Frozen serum and urine samples were shipped in batches on dry ice to MiraVista Diagnostics (Indianapolis, IN). Blastomyces antigen concentrations were determined using an enzyme immunoassay, which had been modified to yield quantitative results. Briefly, samples were pretreated with EDTA at 104°C in order to dissociate antigen-antibody complexes before immunoassay, which increased the sensitivity of the assay. The linear range of quantitation for the assay was 0.20–14.70 ng/mL in both serum and urine. Concentrations between the assay cut off for the day and 0.2 ng/mL were reported as positive but below the limit of quantitation (BLQ); these were encoded as 0.19 ng/mL for the purposes of statistical analyses. Concentrations above 14.70 ng/mL were reported as above the limit of quantitation, and were encoded as 14.71 ng/mL for analyses.
Population characteristics, duration and dosages of antifungal treatment, time until clinical remission, and Blastomyces serum and urine antigen measurements at specific time points are reported as medians with observed ranges. Antigen measurements at the time of diagnosis, 2–4 months after starting treatment, and at the time of clinical remission were compared using the Friedman test for repeated measures, with a Dunn's multiple comparison posthoc test. Antigen status at drug discontinuation was correlated with clinical relapse during the After Treatment Phase by a Fisher's exact test with P < .05 considered significant. The correlation between baseline urinary antigen concentrations and time for clinical remission was determined using a Spearman rank correlation coefficient.
Sensitivity and specificity of both urine and serum antigen tests for active clinical disease were determined both at 2–4 months of treatment and at last follow-up during the After Treatment Phase; specificity was further evaluated for all dogs at the time of clinical remission. Dogs were excluded from analyses if they died or were lost to follow-up before remission, or if they missed an evaluation such that the month of clinical remission could not be determined.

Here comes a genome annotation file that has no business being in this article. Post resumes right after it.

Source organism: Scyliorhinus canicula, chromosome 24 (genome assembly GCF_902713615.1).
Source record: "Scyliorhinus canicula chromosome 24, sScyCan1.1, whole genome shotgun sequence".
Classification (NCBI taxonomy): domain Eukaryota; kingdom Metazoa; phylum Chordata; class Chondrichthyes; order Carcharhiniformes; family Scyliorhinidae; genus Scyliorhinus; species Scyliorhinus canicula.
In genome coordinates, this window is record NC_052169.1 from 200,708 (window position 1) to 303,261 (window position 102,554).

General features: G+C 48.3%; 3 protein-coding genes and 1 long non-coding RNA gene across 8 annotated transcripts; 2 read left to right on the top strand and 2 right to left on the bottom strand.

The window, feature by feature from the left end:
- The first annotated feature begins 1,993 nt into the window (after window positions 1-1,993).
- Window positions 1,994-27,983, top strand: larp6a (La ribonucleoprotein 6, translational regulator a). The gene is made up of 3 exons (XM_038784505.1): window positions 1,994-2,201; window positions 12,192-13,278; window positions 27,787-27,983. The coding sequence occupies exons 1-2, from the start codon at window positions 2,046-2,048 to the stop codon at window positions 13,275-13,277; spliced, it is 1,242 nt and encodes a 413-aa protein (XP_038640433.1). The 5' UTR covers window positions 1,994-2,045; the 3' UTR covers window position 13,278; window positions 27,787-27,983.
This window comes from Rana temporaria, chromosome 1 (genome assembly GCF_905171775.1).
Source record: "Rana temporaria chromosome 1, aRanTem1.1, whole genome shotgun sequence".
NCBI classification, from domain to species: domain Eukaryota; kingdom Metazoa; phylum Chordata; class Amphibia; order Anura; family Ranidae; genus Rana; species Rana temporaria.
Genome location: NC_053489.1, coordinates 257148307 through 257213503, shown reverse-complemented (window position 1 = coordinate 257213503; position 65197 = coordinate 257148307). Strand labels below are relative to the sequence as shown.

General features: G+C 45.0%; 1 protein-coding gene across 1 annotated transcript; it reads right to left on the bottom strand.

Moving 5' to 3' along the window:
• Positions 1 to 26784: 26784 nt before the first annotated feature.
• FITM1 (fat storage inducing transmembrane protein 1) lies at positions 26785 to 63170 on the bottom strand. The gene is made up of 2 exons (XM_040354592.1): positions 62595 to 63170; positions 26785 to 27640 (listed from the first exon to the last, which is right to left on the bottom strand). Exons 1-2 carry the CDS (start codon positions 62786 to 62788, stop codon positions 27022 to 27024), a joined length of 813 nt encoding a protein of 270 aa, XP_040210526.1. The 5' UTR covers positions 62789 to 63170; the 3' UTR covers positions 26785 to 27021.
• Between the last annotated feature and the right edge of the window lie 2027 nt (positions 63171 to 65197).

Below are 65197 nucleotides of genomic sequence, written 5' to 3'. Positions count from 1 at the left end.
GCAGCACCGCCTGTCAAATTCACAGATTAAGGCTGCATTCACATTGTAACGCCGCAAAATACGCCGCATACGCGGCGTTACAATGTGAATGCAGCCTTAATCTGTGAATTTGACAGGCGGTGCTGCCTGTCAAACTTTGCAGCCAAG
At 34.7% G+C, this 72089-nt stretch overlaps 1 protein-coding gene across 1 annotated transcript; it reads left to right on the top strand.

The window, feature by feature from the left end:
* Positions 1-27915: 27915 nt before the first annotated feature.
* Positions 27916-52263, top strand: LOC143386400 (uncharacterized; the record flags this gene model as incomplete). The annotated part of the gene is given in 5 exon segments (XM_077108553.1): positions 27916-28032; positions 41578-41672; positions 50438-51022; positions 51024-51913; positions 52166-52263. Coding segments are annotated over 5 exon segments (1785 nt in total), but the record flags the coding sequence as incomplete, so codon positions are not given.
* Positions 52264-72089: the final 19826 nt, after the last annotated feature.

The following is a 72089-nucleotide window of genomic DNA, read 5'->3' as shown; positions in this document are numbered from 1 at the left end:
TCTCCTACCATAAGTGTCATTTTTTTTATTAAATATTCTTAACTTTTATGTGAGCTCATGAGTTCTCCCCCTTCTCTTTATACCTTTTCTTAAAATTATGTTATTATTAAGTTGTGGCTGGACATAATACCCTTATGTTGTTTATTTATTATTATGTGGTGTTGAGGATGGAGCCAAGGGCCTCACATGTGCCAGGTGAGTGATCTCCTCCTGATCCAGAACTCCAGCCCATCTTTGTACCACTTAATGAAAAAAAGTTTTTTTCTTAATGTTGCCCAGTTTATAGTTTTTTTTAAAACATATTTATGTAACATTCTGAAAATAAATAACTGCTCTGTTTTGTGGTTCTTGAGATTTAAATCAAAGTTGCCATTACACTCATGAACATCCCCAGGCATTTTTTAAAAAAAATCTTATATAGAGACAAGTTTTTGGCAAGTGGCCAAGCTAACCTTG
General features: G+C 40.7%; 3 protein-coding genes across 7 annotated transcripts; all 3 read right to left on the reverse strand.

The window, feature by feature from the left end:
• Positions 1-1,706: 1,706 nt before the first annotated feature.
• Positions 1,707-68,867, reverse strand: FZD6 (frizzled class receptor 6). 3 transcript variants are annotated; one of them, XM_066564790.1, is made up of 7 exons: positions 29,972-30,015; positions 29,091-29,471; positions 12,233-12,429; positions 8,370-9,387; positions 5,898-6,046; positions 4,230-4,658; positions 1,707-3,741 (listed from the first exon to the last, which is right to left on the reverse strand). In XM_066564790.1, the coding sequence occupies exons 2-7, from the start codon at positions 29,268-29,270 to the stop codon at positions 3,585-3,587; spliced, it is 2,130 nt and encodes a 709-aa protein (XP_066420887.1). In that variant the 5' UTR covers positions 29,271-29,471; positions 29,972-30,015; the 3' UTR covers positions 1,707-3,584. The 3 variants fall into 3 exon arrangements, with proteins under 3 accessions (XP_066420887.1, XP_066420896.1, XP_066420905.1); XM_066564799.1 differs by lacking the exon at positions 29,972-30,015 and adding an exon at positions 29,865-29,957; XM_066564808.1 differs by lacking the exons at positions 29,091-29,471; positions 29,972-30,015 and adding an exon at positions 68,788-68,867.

Thirty dogs were prospectively enrolled at the time of blastomycosis diagnosis, and 21 of these dogs completed the Treatment Phase of the study (Fig 1). Nine dogs did not complete the Treatment Phase because of protocol violations, to include incomplete follow-up to remission (n = 4); drug discontinuation before confirmation of clinical remission (n = 1), inability to determine the month of remission (CNS blastomycosis followed with MRI, but not monthly; n = 1), and death or euthanasia before remission (n = 3 dogs, 1 each with histiocytic sarcoma, osteosarcoma, and sudden death at home without postmortem). In the 21 dogs, followed in the Treatment Phase, definitive diagnosis was made by cytology of a skin lesion or peripheral lymph node (n = 15 dogs), cytology of an endotracheal wash or lung aspirate (n = 2), or histopathology of the eye or bone (n = 4). Eight of these 21 dogs were included in a previous retrospective study comparing the efficacy of fluconazole and itraconazole for the treatment of blastomycosis.